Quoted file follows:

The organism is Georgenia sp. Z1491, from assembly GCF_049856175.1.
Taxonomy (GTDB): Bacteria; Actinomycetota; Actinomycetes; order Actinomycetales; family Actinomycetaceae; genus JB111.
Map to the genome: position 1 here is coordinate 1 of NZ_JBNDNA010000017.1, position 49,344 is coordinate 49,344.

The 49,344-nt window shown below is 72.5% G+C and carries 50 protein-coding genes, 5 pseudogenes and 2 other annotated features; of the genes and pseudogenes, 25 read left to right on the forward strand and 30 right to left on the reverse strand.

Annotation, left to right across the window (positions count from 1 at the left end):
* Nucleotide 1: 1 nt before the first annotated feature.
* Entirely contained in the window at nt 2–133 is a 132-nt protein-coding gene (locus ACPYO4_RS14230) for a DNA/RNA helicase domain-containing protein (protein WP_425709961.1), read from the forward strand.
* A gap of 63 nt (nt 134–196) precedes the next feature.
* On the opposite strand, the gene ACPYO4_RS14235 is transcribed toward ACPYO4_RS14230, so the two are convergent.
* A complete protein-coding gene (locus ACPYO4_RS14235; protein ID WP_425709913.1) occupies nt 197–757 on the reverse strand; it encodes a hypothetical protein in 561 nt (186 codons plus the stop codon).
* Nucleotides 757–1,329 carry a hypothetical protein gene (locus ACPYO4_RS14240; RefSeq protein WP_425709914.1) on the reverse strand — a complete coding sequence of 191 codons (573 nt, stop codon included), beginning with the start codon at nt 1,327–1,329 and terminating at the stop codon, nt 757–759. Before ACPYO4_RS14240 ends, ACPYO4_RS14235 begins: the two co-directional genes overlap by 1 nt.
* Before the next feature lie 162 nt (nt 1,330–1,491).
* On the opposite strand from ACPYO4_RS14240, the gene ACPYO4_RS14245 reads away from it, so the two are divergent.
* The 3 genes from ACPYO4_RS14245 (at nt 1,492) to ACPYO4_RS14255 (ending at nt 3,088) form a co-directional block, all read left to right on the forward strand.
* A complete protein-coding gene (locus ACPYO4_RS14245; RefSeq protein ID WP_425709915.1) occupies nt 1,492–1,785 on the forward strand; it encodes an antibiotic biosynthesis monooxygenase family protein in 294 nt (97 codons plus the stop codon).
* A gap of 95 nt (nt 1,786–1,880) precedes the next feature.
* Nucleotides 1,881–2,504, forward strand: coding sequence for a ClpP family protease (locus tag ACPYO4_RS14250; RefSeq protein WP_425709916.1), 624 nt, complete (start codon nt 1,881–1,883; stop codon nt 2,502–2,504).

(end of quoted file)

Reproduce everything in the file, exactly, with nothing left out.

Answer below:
The organism is Georgenia sp. Z1491, from assembly GCF_049856175.1.
Taxonomy (GTDB): Bacteria; Actinomycetota; Actinomycetes; order Actinomycetales; family Actinomycetaceae; genus JB111.
Map to the genome: position 1 here is coordinate 1 of NZ_JBNDNA010000017.1, position 49,344 is coordinate 49,344.

The 49,344-nt window shown below is 72.5% G+C and carries 50 protein-coding genes, 5 pseudogenes and 2 other annotated features; of the genes and pseudogenes, 25 read left to right on the forward strand and 30 right to left on the reverse strand.

Annotation, left to right across the window (positions count from 1 at the left end):
* Nucleotide 1: 1 nt before the first annotated feature.
* Entirely contained in the window at nt 2–133 is a 132-nt protein-coding gene (locus ACPYO4_RS14230) for a DNA/RNA helicase domain-containing protein (protein WP_425709961.1), read from the forward strand.
* A gap of 63 nt (nt 134–196) precedes the next feature.
* On the opposite strand, the gene ACPYO4_RS14235 is transcribed toward ACPYO4_RS14230, so the two are convergent.
* A complete protein-coding gene (locus ACPYO4_RS14235; protein ID WP_425709913.1) occupies nt 197–757 on the reverse strand; it encodes a hypothetical protein in 561 nt (186 codons plus the stop codon).
* Nucleotides 757–1,329 carry a hypothetical protein gene (locus ACPYO4_RS14240; RefSeq protein WP_425709914.1) on the reverse strand — a complete coding sequence of 191 codons (573 nt, stop codon included), beginning with the start codon at nt 1,327–1,329 and terminating at the stop codon, nt 757–759. Before ACPYO4_RS14240 ends, ACPYO4_RS14235 begins: the two co-directional genes overlap by 1 nt.
* Before the next feature lie 162 nt (nt 1,330–1,491).
* On the opposite strand from ACPYO4_RS14240, the gene ACPYO4_RS14245 reads away from it, so the two are divergent.
* The 3 genes from ACPYO4_RS14245 (at nt 1,492) to ACPYO4_RS14255 (ending at nt 3,088) form a co-directional block, all read left to right on the forward strand.
* A complete protein-coding gene (locus ACPYO4_RS14245; RefSeq protein ID WP_425709915.1) occupies nt 1,492–1,785 on the forward strand; it encodes an antibiotic biosynthesis monooxygenase family protein in 294 nt (97 codons plus the stop codon).
* A gap of 95 nt (nt 1,786–1,880) precedes the next feature.
* Nucleotides 1,881–2,504, forward strand: coding sequence for a ClpP family protease (locus tag ACPYO4_RS14250; RefSeq protein WP_425709916.1), 624 nt, complete (start codon nt 1,881–1,883; stop codon nt 2,502–2,504).